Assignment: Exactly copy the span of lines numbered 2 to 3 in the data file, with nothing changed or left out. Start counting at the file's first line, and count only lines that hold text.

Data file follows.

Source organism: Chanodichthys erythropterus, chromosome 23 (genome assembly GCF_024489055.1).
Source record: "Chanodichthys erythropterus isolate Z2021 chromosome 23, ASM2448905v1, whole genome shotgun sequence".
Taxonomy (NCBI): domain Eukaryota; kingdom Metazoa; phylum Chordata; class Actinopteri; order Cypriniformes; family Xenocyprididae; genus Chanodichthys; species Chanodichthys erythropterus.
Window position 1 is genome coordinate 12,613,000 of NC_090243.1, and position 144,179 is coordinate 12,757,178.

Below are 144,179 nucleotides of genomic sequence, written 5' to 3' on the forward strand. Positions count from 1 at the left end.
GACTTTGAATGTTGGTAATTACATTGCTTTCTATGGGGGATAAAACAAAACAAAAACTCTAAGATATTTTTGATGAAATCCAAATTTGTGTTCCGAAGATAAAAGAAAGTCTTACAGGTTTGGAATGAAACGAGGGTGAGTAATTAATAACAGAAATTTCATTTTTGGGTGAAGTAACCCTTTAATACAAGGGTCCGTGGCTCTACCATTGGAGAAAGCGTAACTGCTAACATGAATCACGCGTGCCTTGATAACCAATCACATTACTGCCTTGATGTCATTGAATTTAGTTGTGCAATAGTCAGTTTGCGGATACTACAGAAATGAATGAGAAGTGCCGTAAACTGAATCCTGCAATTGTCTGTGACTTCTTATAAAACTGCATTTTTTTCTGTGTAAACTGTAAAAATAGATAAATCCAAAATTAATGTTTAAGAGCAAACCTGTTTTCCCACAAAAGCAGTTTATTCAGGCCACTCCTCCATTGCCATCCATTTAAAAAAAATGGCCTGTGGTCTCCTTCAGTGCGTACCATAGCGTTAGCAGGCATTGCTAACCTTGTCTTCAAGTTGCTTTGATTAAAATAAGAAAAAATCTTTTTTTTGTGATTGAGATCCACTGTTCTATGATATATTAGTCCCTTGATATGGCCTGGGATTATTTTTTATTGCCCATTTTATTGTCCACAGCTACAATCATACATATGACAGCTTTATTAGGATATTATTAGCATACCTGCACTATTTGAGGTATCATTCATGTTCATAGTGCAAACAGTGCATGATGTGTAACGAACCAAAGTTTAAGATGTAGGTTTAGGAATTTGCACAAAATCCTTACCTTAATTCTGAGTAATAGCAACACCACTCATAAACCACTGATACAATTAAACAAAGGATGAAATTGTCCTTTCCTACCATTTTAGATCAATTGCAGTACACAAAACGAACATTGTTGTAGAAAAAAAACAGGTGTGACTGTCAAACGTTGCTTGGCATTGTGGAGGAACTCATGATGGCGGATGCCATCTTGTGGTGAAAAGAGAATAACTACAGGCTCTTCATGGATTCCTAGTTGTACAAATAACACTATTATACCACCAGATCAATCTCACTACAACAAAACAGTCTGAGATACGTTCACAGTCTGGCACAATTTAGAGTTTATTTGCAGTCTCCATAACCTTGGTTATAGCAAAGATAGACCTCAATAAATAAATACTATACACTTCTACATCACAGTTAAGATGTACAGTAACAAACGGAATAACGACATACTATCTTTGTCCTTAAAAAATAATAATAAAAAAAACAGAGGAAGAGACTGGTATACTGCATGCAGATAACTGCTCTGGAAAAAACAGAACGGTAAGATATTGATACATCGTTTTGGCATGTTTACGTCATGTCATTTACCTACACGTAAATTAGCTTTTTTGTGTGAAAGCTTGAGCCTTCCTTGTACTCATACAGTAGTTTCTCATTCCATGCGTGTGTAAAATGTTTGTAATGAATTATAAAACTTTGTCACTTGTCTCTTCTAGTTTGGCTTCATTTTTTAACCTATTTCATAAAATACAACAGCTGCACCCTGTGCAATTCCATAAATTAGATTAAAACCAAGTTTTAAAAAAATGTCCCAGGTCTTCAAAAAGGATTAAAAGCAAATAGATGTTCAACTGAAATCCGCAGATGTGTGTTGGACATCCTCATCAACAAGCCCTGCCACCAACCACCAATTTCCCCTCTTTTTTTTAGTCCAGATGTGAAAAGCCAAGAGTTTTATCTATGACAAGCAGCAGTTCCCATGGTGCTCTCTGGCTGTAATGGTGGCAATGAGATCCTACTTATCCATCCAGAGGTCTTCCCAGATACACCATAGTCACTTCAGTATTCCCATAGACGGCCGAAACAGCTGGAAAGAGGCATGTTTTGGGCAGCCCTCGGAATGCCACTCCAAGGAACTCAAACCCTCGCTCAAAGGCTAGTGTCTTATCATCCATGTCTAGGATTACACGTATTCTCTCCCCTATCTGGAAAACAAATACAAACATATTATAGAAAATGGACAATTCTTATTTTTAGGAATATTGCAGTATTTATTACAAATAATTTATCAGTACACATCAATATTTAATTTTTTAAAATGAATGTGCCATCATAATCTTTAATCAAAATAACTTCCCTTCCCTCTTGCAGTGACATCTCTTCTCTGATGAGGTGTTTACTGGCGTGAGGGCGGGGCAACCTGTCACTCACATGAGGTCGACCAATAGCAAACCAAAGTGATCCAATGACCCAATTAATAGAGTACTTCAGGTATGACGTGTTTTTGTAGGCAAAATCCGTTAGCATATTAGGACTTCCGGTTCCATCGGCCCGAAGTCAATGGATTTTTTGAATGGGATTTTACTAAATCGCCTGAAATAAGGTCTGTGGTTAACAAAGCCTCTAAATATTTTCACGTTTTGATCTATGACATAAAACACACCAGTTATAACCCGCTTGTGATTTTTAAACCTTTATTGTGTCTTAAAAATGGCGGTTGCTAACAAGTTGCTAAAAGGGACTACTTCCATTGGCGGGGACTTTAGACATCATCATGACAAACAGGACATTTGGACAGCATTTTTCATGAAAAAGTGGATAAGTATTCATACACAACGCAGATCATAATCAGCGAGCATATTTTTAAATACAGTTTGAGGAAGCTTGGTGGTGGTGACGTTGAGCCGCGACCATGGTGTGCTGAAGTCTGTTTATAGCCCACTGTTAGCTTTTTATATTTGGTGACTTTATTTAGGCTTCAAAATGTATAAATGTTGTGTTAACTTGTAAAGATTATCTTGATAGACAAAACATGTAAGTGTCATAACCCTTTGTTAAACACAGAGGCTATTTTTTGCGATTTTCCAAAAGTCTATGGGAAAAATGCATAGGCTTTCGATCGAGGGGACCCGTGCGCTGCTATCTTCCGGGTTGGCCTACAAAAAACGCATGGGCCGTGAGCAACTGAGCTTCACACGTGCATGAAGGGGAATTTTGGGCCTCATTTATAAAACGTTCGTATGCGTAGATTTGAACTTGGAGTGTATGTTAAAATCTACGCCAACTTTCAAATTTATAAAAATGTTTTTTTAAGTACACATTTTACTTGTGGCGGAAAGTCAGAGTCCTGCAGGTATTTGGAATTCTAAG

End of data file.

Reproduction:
Source record: "Chanodichthys erythropterus isolate Z2021 chromosome 23, ASM2448905v1, whole genome shotgun sequence".
Taxonomy (NCBI): domain Eukaryota; kingdom Metazoa; phylum Chordata; class Actinopteri; order Cypriniformes; family Xenocyprididae; genus Chanodichthys; species Chanodichthys erythropterus.